Techno, a type of dance music performed with electronic instruments, evolved out of German electro-pop and American house music in the 1970s and 1980s. It has since gone on to inspire many forms of electronic music including EDM and dubstep.
What Is Techno?
Techno music is a form of electronic dance music that came of age in the late 1980s and 1990s. While some forms of dance music rely on live instruments (such as disco and early R&B), techno is created using electronic instruments. These include synthesizers like the Roland TB-303 and drum machines like the Roland TR-808.
Techno traces its roots to German electro-pop acts such as Kraftwerk, but the genre distinguished itself in American cities like New York, Detroit, and Chicago. In America, techno picked up elements of house music (particularly Chicago house), electro, and synth-pop.
A Brief History of Techno
Techno music first emerged in the 1970s and quickly evolved, spawning many subgenres.
- Early days: Techno music grew out of European electronic music from the 1970s and 1980s. Influences included Germany’s Kraftwerk and Tangerine Dream as well as Belgium’s C.J. Bolland. These artists used electronic synthesizers and songs anchored around repetitive basslines and drumbeats.
- Emergence of Detroit techno: By the late 1980s, Michigan residents Juan Atkins, Derrick May, and Kevin Saunderson formed a collective known as the Belleville Three. They used many of the same electronic instruments favored by European dance groups. Music historians sometimes credit Atkins with the first true techno song, 1985’s “No UFO’s.” Along with the rest of the Belleville Three, he helped establish a Detroit sound that caught on in Europe. Much of European rave music in the late ’80s and early ’90s revolved around Detroit techno.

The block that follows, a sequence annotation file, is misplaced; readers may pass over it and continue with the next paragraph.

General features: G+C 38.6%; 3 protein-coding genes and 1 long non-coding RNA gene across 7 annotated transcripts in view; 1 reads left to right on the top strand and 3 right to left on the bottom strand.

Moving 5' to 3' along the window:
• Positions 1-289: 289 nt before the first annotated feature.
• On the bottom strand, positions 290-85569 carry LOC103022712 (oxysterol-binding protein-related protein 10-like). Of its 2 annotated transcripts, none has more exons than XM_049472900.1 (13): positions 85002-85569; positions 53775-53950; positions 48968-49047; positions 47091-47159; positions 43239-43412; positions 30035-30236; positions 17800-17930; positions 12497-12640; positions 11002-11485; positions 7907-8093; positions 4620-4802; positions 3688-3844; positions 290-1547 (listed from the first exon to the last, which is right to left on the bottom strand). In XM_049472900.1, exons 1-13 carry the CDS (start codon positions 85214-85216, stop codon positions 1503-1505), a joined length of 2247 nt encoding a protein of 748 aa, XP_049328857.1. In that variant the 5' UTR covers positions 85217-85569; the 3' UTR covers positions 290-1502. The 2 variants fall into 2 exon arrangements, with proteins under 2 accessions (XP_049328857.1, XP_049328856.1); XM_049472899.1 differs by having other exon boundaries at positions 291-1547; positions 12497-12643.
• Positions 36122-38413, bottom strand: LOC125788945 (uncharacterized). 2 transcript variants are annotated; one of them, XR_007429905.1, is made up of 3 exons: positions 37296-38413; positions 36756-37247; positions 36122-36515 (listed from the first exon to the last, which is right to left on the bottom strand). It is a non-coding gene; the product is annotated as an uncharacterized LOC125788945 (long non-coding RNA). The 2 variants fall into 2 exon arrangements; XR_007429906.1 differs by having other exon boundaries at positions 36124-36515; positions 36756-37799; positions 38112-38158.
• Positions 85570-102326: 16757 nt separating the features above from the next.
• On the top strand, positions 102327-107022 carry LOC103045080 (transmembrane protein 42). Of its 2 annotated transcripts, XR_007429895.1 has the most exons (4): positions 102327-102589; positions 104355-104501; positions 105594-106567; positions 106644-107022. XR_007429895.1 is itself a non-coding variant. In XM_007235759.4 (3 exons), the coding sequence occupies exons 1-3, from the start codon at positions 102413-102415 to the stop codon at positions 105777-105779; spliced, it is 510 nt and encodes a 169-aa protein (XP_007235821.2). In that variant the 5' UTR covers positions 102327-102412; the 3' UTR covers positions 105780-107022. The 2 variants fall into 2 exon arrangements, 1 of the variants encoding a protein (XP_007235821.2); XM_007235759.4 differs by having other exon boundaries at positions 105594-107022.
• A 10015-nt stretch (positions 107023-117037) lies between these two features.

- Techno’s expanding influence: Techno continued to thrive in Detroit thanks to the Underground Resistance music collective, formed in 1989 by “Mad” Mike Banks, Jeff Mills, and Robert Hood. Other techno capitals around the world included New York (where Joey Beltram helped elevate the genre), Chicago (where techno merged with the deep house, Chicago house, and acid house music), Berlin (where the Bunker club hosts famous techno live sets), and Ghent (home to R&S Records).
- Techno today: Today’s ravers dance to a wide array of electronic music. The same nightclub could mix techno into a playlist that includes dubstep, EDM, Chicago house, and breakbeat hardcore. As such, today’s techno music is slotted in among genres that influenced it and genres that grew from it. Techno spawned many subgenres including minimal techno, ambient techno, hardcore techno, industrial techno, intelligent dance music (IDM), Detroit techno, trance, deep techno, and tech house. From these subgenres came offshoots like acid house, rave, electronica, and EDM.
3 Characteristics of Techno
Techno music is typically characterized by:
- Early synthesizers and drum machines: Techno music is created with electronic instruments, and most techno producers show an affinity for vintage synths. These include the Roland TR-808 and TR-909 drum machines, the Roland TB-303 bassline generator, the Yamaha DX7 keyboard, and the Korg SQD1 sequencer.
- Repetitive, danceable beats: The overwhelming majority of techno music is in 4/4 time and played at a tempo ranging from 120 beats per minute (bpm) to 150 bpm.
- Compositional technique based on looping: Most techno songs are derived from a looping bassline and drumbeat, over which a producer may add synth pads, diatonic melodies, or samples. Often, techno songs are improvised in a live setting and vary from one performance to the next.
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Written by MasterClass, Orginal Article Published @Masterclass.com